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Friday, December 11, 2009

Hiring choices

If you client experience is the most important element in construction marketing -- and for most of us, it is, because of the vital importance of repeat and referral business -- your front-line administration and reception employees are indeed among your most important marketing representatives.

So choosing who you hire for this work is vitally important, but never easy.

Of course, many more people "qualify" to be receptionists/administrators than competent sales representatives, designers, or tradespeople. The "entry level office position" is akin to the construction labourer -- yes, you need some important skills, but this isn't an area where you normally think of "labour shortage".

Indeed, with the recession still impacting the economy, a single posting on the Canadian government's free Internet job bank resulted in more than 100 resumes, within a couple of days.

We've developed some systems to manage the process.

First, everyone who sends a resume (unless they are obviously unqualified), is sent a questionnaire with math and grammatical puzzlers. The prospective employee is also asked whether all references from immediate previous supervisors can be verified, and if not, why.

Many don't bother completing the questionnaire. We had a laugh when one candidate sent an email with spelling and grammatical errors saying, effectively, "Why are you asking these questions -- they aren't necessary for the job." Well if you can't understand basic grammar and arithmetic, how are you going to add up the daily deposit, or send a client a letter reflecting well on the business?

We simply scan the questionnaires, and throw out all the applications who answer incorrectly.
Then we review the resumes for inconsistencies with the questionnaires. I only read the resumes AFTER the questionnaire -- we ask candidates to resend their resumes with the questionnaire responses so we don't have to fish through the big pile of initial inquiries.

Here is where things get trickier, however, and here is where I had a tough decision last night.

After a screening phone interview, we invite finalists in for a few hours of paid work. This is real work, reflecting operations, but varies day to day.

As its, I stopped reviewing resumes and sending out questionnaires after three days; we had three finalists in for work. The first candidate worked well through the day, but my "sixth sense" had real doubts. The second person showed up, looked at our messy offices, and told me that he doesn't think he would like working for us, and left. (Frankly, that rejection was painful.) The third person arrived yesterday but unfortunately I had to leave the office before the outgoing administrator and the prospective new employee could actually do any work.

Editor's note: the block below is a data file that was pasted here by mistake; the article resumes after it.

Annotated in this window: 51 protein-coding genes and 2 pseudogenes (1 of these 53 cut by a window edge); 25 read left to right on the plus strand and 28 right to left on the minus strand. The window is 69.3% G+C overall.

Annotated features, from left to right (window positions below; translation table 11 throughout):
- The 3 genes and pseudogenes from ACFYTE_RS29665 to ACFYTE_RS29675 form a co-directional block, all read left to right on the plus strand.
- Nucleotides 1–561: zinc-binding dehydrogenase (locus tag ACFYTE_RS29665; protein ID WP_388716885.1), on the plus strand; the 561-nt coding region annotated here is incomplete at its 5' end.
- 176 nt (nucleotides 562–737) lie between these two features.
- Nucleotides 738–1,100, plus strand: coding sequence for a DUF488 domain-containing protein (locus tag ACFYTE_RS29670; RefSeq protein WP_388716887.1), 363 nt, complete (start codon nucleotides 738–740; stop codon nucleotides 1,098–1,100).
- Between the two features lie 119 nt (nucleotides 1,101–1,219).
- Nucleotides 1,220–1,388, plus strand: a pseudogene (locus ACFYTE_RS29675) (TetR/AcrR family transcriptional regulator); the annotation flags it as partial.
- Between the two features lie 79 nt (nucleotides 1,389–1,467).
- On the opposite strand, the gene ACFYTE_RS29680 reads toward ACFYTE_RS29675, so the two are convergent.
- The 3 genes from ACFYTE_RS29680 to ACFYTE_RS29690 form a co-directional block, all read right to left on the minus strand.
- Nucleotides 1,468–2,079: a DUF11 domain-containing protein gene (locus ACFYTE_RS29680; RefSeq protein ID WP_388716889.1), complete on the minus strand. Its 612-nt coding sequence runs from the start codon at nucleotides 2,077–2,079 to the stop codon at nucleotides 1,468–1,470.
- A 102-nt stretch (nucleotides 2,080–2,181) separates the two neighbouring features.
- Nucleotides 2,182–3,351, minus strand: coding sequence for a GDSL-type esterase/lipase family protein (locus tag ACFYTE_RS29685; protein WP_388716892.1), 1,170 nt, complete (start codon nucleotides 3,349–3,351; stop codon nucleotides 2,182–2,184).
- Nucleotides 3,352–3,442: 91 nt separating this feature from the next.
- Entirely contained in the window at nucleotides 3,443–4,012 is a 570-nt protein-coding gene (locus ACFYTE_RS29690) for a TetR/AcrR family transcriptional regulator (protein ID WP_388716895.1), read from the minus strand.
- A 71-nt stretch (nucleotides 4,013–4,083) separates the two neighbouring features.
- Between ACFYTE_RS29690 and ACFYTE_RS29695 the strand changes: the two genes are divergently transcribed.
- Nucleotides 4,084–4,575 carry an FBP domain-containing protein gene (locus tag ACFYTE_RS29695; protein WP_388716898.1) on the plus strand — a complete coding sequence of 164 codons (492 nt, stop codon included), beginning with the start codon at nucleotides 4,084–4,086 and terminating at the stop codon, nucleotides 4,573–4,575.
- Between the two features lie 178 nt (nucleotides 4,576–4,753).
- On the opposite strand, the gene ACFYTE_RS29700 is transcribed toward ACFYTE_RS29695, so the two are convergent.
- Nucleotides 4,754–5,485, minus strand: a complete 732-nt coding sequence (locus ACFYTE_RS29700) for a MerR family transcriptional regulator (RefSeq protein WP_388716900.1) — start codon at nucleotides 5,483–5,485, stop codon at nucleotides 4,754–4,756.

At 4:30 p.m., my departing employee recommended the first candidate. But in my heart I sensed the third would be best. Nevertheless, I needed to make a decision.

I called the two candidates (rare evening phone calls) for final interviews and talked with a key employee who is staying. In the end, I decided to invite the first candidate in for a few days temporary work (she is available now) and possible on-call support later, but went with the third candidate, subject to reference verification.

What weighed my decision?

Recommendations from departing employees always carry much less weight than current and new employees
People leave an organization for a variety of reasons; maybe they have a much better offer, but maybe they simply don't fit into the culture. Their recommendations then carry the weight of their values. Sometimes they are angry and they want you to work with someone who will make things worse (I don't think that is the case here).

If I am wrong, what are the consequences?
We will have some business/operational disruption, but there is no shortage of administrative employees now. By offering the first candidate temporary work, I can fill some immediate needs and create a back-up should the second candidate not pan out. But a wrong decision here won't be a disaster.

Has the candidate met all the essential qualifications?
Bending the rules on references is never wise, equally hiring someone just because they look good or say the right things is dangerous. Here, I had a yellow flag as the outgoing employee said the person I thought best didn't understand some basic job-related requirements. But again I looked through the assessments, and concluded in my final interview that these problems would not weigh heavily on my decision.

What does my "gut" tell me?
Yes, intuition counts -- and when things are in doubt, can be the most important tie breaker.
Note that wise and selective hiring is never easy -- and you need systems to handle the process. I hope I have it right this time.

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